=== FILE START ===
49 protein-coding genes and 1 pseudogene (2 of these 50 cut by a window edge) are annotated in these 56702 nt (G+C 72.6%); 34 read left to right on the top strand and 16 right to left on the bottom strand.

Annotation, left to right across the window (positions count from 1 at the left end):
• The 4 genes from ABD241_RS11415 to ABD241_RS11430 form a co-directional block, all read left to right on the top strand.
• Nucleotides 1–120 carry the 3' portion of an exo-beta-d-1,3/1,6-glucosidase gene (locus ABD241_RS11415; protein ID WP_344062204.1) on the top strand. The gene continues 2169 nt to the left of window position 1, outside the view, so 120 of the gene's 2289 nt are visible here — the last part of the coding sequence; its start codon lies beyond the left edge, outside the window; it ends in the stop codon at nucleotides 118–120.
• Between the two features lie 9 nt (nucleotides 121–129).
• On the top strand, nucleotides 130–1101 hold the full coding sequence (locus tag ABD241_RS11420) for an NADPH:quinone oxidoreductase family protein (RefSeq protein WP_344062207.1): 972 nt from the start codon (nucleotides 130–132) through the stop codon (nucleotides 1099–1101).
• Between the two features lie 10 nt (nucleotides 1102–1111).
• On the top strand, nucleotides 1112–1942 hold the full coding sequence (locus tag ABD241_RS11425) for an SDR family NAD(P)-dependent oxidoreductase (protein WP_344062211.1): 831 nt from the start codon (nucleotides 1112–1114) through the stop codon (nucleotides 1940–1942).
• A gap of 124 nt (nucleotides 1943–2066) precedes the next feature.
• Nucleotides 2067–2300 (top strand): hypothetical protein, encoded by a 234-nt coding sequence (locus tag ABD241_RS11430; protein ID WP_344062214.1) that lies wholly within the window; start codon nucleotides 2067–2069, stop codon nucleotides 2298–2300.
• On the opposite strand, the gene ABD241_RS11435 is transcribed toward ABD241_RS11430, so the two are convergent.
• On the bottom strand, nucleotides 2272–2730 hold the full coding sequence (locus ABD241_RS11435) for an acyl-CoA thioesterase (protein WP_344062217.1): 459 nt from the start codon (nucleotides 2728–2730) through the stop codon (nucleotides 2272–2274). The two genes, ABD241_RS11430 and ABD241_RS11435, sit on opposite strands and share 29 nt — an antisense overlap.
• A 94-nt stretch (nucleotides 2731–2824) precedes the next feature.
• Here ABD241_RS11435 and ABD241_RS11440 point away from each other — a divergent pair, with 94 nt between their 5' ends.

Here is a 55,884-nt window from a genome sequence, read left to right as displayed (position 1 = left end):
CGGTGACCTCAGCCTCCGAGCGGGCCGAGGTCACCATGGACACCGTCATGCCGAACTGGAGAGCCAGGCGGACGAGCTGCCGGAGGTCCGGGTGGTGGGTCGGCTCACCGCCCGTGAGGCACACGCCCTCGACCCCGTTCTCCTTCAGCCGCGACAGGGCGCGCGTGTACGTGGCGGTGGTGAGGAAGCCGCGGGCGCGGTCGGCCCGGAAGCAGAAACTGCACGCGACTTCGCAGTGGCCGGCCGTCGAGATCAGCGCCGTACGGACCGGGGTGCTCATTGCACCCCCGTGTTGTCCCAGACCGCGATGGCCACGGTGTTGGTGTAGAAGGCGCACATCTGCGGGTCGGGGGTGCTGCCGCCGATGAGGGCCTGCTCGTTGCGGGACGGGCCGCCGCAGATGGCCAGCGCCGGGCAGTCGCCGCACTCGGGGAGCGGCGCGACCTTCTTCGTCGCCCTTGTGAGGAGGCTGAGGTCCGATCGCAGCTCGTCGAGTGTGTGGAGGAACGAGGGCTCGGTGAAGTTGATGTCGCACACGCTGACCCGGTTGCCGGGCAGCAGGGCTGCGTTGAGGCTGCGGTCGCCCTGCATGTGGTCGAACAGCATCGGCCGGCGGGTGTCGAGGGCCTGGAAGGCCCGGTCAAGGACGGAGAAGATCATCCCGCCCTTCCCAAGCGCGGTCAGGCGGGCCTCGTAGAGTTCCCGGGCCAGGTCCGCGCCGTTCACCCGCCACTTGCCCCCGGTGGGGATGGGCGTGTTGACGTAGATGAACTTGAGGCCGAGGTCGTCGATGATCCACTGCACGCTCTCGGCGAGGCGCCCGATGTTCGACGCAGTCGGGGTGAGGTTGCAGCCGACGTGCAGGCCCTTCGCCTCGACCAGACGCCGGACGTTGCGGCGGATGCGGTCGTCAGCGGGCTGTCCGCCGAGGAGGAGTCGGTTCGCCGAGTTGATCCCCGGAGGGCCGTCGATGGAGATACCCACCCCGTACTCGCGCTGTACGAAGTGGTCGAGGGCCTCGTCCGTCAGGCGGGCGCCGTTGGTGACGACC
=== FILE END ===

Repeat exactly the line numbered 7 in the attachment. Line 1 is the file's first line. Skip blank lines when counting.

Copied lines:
• Between the two features lie 10 nt (nucleotides 1102–1111).